Pupillage Gateway timetable 2016/7

28 November 2016 - Adverts start to go live
9 January 2017, 11am
- Gateway opens for applications

7 February 2017. 11am - Application deadline; Gateway closes
3 May 2017, 9am - Offers made

What can you expect from a Pupillage Gateway application? Alongside the standard queries about an applicant's education and employment history, the Gateway application format asks a handful of questions along the lines of 'Why do you wish to become a barrister?' and 'Why do you believe you will make a good barrister?' In most cases, a maximum of 200 words is all that's allowed, so concision is key.

The sets that recruit pupils outside the Gateway machinery often do so because they don't like its format or feel applicants' interests can be better served by other means. Application methods differ among non-Gateway sets. In the past timetables have too: some sets mirrored the Gateway's dates, while others run on their own (often earlier) schedule. This can put candidates in a tough spot – what do you do, for example, if one set makes you an attractive while another application is yet to play out? At that point, the decision is yours. Fortunately, most sets that eschew the Gateway lay out the specifics of their application processes on their websites. Make sure you read up accordingly before ruling yourself out for any opportunities.

 

Dos and don'ts for written applications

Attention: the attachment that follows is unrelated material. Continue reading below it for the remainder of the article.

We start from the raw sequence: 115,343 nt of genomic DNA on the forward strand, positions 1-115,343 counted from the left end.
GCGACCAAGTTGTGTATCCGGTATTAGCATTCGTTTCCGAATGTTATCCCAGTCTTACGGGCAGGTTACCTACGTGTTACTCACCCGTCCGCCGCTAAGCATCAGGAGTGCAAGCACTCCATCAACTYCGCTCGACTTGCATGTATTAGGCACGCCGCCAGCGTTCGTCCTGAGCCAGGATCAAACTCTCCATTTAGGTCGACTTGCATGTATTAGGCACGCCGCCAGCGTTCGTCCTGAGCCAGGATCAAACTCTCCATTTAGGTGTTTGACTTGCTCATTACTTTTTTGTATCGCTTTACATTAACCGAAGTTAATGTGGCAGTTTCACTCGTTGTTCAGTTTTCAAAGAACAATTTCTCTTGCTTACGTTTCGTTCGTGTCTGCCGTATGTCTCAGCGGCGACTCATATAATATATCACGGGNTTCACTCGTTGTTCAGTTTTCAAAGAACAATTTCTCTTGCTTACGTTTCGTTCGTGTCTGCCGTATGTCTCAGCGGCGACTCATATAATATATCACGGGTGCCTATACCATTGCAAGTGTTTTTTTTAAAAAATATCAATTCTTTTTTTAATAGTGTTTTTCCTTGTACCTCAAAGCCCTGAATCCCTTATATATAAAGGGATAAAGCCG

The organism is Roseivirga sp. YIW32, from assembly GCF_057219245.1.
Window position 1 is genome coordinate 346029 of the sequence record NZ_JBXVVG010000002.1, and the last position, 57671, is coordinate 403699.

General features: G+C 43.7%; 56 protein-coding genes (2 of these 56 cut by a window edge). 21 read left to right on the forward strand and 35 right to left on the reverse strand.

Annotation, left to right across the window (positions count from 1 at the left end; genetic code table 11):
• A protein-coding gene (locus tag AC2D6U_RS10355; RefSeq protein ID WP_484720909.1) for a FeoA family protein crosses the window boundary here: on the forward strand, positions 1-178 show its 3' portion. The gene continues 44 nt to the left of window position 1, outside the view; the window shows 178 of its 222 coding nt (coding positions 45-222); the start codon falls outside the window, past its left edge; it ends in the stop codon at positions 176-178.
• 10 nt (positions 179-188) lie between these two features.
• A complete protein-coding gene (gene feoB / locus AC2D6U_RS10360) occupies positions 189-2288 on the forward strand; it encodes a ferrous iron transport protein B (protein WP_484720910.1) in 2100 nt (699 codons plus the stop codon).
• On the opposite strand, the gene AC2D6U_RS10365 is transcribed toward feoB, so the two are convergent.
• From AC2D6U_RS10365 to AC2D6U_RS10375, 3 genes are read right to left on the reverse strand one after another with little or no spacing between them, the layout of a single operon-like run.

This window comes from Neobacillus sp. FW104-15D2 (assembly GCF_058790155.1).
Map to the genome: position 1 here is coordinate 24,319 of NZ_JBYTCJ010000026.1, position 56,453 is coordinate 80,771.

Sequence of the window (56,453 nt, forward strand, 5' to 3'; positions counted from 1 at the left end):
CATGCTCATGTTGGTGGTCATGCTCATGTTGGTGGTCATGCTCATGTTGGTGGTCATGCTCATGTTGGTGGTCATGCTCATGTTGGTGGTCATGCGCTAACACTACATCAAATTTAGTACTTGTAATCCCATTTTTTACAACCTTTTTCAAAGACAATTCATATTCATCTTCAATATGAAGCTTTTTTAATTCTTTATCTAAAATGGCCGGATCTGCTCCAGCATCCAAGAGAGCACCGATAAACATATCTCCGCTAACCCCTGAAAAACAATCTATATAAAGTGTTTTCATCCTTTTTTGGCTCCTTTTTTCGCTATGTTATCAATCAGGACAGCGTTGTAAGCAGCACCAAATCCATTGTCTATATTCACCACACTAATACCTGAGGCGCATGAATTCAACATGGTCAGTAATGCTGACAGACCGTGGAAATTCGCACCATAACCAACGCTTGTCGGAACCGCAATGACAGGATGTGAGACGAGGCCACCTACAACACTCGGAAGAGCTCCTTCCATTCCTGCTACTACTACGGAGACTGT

• Do use your application as an opportunity to show off your written advocacy skills. Make it persuasive and succinct.
  • Don't be tempted to hit the maximum word limit for every question just for the sake of it – long answers are not necessarily better. As one of our pupil sources advised: “Whoever reads your application will have to read a lot of them, so do them a favour and get to the point rather than trying to fill the boxes all the way.”
  • Do ask for help proofreading your application. Most sets will mark you down for any spelling and grammar mistakes they come across, if not discount your application altogether. "I personally find them unforgivable at this level," one recruiter revealed.
  • Don't fall back on generic answers. Make sure you tailor your application to your prospective sets to show that you've researched them properly and understand their work and commercial outlook. "You shouldn't be able to substitute an application to X chambers for one to Y with just a few tweaks," one source warned.